there should be new further releases from get. and that was ominous news to detainees who'd been cleared for release under president obama. casablanca morocco the home of mustafa nasser in two thousand and four he and his family received shocking news from the international committee of the red cross most of his brother abdul latif who lived abroad had been imprisoned in guantanamo bay. he only saw one. of my mother. you push also look into a little love in some way you. know you know if going to be a little boy. you look at me so i love all over
the u.s. claimed he had connections to extremists but no charges have ever been brought against him. then in twenty sixteen abdul-latif case was heard by a guantanamo periodic review board a body containing representatives from six u.s. agencies including the department of defense they'd cleared him for release in casablanca his overjoyed family made preparations for his return. for. that and that. but the wheels of bureaucracy ground slowly and as the day of donald trump's inauguration of craig noirs made a last ditch legal bid to have other latif released immediately so court rejected the bait and procedural grounds. since then the american government has argued that they can continue to hold one ton of no prisoners without charge until such
time as the u.s. war on terror has ended and this they've said could be a hundred years ago. today abdul latif is still in guantanamo. off to sixteen yes' with no immediate prospect of release. is it about the give you about and we'll get another get about the bottom of. the decree if any of you know it will eventually. since trump became president not a single person has prevailed in a. periodic review process and. that's not a coincidence no new money says it is just. so then not letting anyone go for purely political reasons these people are just pawns and that if you try to get any
political advantage. but for insiders we talked to one of their biggest concerns is that it's president donald trump who is now in charge of setting the rules they worry about what that means for the future. if you know admit to what we did and we're destined for this to occur again in the future and of course that's my concern right now president trump who is an armored with torture who has a thirst for work ality i'm afraid that we're setting the conditions to return back to practice or brutality and state sponsored torture as we did have done in the past. the u.s. department of defense to respond to the allegation concerning periodic review boards at one time but they did not address this the cia declined to comment on jena hospitals role classifying material referring us to her public confirmation hearing where she denied any conflict of interest in that role the white house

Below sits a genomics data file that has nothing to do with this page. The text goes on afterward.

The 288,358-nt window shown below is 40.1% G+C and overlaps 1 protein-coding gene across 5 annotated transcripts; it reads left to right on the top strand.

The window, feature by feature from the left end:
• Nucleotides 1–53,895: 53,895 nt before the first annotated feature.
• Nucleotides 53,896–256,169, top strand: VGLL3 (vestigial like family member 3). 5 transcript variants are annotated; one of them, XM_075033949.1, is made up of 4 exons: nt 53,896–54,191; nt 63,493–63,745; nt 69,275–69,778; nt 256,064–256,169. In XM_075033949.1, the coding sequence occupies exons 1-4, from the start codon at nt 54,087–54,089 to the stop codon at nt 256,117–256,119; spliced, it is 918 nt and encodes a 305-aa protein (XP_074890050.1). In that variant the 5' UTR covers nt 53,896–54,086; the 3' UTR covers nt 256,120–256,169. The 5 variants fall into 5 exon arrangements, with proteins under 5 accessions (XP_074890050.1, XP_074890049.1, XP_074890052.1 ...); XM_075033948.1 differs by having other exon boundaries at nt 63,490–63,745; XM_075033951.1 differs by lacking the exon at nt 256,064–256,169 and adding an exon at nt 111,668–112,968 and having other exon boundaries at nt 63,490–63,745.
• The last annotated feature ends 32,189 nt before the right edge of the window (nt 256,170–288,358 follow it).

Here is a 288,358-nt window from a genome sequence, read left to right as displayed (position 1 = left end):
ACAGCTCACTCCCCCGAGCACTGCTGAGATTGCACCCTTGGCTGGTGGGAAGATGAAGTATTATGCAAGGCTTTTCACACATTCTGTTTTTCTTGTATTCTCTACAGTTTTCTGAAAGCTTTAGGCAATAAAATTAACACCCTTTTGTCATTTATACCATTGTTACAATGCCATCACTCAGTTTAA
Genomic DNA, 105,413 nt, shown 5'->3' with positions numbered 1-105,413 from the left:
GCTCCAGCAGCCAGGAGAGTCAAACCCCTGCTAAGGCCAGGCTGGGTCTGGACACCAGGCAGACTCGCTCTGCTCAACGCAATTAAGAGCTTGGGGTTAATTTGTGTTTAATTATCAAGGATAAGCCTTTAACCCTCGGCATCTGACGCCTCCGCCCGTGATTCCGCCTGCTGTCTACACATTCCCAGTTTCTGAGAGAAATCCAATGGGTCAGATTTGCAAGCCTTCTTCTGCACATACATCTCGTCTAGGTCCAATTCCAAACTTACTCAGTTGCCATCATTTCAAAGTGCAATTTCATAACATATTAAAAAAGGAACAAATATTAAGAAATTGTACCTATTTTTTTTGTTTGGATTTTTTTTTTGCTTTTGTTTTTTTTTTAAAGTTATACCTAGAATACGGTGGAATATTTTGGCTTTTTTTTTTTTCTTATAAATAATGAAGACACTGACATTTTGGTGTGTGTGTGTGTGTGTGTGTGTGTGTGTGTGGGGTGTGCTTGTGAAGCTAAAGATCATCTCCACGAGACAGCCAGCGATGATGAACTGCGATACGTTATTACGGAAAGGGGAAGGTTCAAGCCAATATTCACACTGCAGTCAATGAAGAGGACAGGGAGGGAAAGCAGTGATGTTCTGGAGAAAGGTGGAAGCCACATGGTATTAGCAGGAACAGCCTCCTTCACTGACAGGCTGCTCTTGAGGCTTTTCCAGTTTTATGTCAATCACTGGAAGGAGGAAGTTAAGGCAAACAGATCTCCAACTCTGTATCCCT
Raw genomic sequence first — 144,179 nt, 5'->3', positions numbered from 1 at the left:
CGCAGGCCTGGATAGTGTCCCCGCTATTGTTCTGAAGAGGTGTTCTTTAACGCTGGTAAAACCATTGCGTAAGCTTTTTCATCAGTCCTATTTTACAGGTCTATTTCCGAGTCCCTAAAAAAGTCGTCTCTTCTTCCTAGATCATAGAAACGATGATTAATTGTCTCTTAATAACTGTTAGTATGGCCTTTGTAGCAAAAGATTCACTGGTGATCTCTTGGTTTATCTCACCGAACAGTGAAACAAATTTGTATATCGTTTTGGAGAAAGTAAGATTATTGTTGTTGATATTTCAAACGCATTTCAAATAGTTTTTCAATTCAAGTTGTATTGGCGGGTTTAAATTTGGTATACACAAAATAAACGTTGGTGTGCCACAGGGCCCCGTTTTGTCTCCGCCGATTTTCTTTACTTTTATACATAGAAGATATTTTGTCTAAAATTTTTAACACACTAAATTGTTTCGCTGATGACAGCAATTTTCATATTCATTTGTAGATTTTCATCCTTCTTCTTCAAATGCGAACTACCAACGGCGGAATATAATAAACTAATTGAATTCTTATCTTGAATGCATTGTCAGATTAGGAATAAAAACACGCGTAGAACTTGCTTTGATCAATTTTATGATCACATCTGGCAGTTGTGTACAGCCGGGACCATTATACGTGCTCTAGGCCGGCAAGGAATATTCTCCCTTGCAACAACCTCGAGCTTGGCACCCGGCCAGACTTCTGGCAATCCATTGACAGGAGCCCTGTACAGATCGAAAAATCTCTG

declined to explain president trump's remarks about. as britain prepares to exit the new people in power investigates disturbing allegations about the tactics used by the winning leave campaign we know the zulu was broken we know that campaigns over spent we know that russia tried to build a relationship with one of the key campaigns. paid. people in power on al-jazeera. one of the really special things about working for al-jazeera is that even as a camera woman i get to have so much empathy and contribution to a story i feel we cover this region better than anyone else would be what it is you know it's very challenging to believe but to give because you have
a lot of people that are deployed their own political issues we are with the people we live to tell the real stories are just mended is to deliver in-depth journalism we don't feel inferior to the audience across the globe. takis intelligence chief briefed us senators on the matter as they discussed measures to punish saudi arabia. hello i'm the star of the a tape and this is al jazeera live from doha also coming up. yemen's warring sides signed a prisoner swap deal as they start talks in sweden but the fighting and suffering continue. a u.s. sponsored motion can.